TB & HIV in Practice

This article originally appeared in HIV & AIDS treatment in practice, an email newsletter for healthcare workers and community-based organisations in resource-limited settings published by NAM between 2003 and 2014.
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This regular feature on TB/HIV integration is kindly supported by the Stop TB department of the World Health Organization.

Key points

  • Isoniazid is an antibiotic used in combination treatment of active TB. It has been shown to reduce the risk of developing TB in people previously exposed to TB who have a latent infection.
  • The World Health Organization recommends isoniazid preventive therapy (IPT) in people with HIV who have a positive reaction on a skin test for TB, or who live in settings with a very high burden of latent infection.
  • The Botswana Isoniazid Preventive Therapy (IPT) trial has now shown that in people with a positive tuberculin skin test, continuous IPT reduced the rate of TB by 92% compared to a six-month course of IPT during three years of follow-up.
  • Continuous IPT in people without a positive tuberculin skin test proved no better at preventing TB than a six-month course of IPT.
  • IPT did not lead to an increase in isoniazid resistance due to inadvertent treatment of active TB.
  • Antiretroviral therapy resulted in a significant reduction in new TB cases only in the group of patients with a negative tuberculin skin test. In those who were TST-positive and receiving continuous IPT, antiretroviral treatment resulted in only a very small additional reduction in TB risk.
  •  WHO will consider the results of this study when it hosts an expert consultation on new guidelines for intensified case-finding and IPT in January 2010.

Continuous isoniazid preventive therapy (IPT) better at preventing TB than short course — but only in those with a positive tuberculin skin test (TST)

Taking isoniazid preventive therapy (IPT) for 36 months prevents significantly more cases of tuberculosis (TB) in people living with HIV in a setting with a high burden of TB than simply taking a short course of IPT for six months, according to the preliminary results of the Botswana IPT trial, presented during a special session of the 40 Union World Conference on Lung Health held in Cancún, Mexico from December 4th - 7th.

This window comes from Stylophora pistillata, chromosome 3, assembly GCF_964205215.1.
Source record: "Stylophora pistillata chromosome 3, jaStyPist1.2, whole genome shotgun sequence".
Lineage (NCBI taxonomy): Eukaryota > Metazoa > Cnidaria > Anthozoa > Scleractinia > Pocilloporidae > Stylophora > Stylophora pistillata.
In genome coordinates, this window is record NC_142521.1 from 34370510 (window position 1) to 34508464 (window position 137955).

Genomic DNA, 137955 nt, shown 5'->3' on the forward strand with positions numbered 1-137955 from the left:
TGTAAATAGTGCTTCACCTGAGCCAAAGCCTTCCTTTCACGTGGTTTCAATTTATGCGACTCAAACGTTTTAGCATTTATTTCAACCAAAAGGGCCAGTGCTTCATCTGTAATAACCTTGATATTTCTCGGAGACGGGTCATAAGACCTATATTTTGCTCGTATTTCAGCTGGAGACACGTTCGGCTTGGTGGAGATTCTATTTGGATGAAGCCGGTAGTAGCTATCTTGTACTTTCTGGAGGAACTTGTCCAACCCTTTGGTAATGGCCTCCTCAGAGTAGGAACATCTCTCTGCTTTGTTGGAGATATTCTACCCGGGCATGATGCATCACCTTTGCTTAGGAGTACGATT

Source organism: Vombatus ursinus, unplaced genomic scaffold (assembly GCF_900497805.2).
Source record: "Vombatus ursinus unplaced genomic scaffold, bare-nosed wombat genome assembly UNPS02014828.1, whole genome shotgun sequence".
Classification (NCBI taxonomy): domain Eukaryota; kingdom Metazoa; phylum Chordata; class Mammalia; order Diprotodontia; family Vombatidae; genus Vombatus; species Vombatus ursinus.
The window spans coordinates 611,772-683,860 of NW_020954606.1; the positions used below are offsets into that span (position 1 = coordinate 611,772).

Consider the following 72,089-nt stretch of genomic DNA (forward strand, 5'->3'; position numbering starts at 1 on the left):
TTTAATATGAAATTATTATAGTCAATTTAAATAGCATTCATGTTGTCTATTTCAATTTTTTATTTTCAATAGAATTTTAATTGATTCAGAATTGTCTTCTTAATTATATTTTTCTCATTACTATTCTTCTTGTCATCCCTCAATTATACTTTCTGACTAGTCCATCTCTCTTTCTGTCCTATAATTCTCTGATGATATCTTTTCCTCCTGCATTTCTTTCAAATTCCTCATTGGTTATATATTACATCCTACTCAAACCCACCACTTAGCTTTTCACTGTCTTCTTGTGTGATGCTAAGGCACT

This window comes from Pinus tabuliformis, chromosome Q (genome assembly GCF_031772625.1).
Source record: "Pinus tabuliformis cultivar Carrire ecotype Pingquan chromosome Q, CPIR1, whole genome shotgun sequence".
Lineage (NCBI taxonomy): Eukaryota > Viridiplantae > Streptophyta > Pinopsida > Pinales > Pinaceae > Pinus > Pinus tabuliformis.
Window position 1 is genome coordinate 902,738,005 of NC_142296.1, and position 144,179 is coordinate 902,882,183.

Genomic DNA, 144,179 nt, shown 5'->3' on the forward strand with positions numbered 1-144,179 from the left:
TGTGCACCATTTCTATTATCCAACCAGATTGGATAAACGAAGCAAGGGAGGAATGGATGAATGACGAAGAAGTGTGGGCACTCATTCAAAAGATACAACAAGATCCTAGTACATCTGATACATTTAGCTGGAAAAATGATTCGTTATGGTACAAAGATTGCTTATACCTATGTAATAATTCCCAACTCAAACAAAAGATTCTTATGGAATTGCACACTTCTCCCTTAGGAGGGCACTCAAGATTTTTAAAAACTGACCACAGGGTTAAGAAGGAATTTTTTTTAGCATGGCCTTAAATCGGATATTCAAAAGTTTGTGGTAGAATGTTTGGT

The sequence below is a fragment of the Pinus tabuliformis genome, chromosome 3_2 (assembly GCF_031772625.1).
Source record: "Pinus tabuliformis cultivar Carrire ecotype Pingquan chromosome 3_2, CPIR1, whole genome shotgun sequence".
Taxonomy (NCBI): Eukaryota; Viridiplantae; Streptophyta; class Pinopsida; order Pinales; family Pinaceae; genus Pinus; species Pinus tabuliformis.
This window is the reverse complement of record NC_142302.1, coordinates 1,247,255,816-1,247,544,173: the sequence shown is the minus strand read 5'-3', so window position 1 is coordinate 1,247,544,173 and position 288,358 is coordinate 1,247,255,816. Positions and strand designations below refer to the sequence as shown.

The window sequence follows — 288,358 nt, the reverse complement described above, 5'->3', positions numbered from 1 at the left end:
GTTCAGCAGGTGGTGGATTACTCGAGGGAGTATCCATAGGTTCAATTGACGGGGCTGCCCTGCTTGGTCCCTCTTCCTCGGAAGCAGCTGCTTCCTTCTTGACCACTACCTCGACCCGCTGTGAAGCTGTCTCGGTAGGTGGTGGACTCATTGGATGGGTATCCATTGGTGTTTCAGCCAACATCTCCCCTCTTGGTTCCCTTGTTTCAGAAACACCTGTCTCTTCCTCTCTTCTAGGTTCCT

The study found that the protection provided by the short course of IPT wore off within six months of completing treatment, probably, researchers theorised, because people were at a high risk of re-exposure to, and reinfection with, TB.

In fact, preliminary observations (not presented) suggest that TB rates also go up after the completion of 36 months of IPT, “so it really looks like continuous IPT may be needed,” said Dr Taraz Samandari of the US Centers for Disease Control (CDC) in Botswana.

Glossary

isoniazid

An antibiotic that works by stopping the growth of bacteria. It is used with other medications to treat active tuberculosis (TB) infections, and on its own to prevent active TB in people who may be infected with the bacteria without showing any symptoms (latent TB). 

active TB

Active disease caused by Mycobacterium tuberculosis, as evidenced by a confirmatory culture, or, in the absence of culture, suggestive clinical symptoms.

placebo

A pill or liquid which looks and tastes exactly like a real drug, but contains no active substance.

toxicity

Side-effects.

protocol

A detailed research plan that describes the aims and objectives of a clinical trial and how it will be conducted.

Overall, 36 months of IPT reduced the risk of TB by 56% in the cohort that began the randomised portion of the study, which included 1655 people, but almost all of the benefit was experienced by the 400 people with a positive tuberculin skin test (TST+) at study entry — these had a 92% reduction in risk of TB (a profound benefit).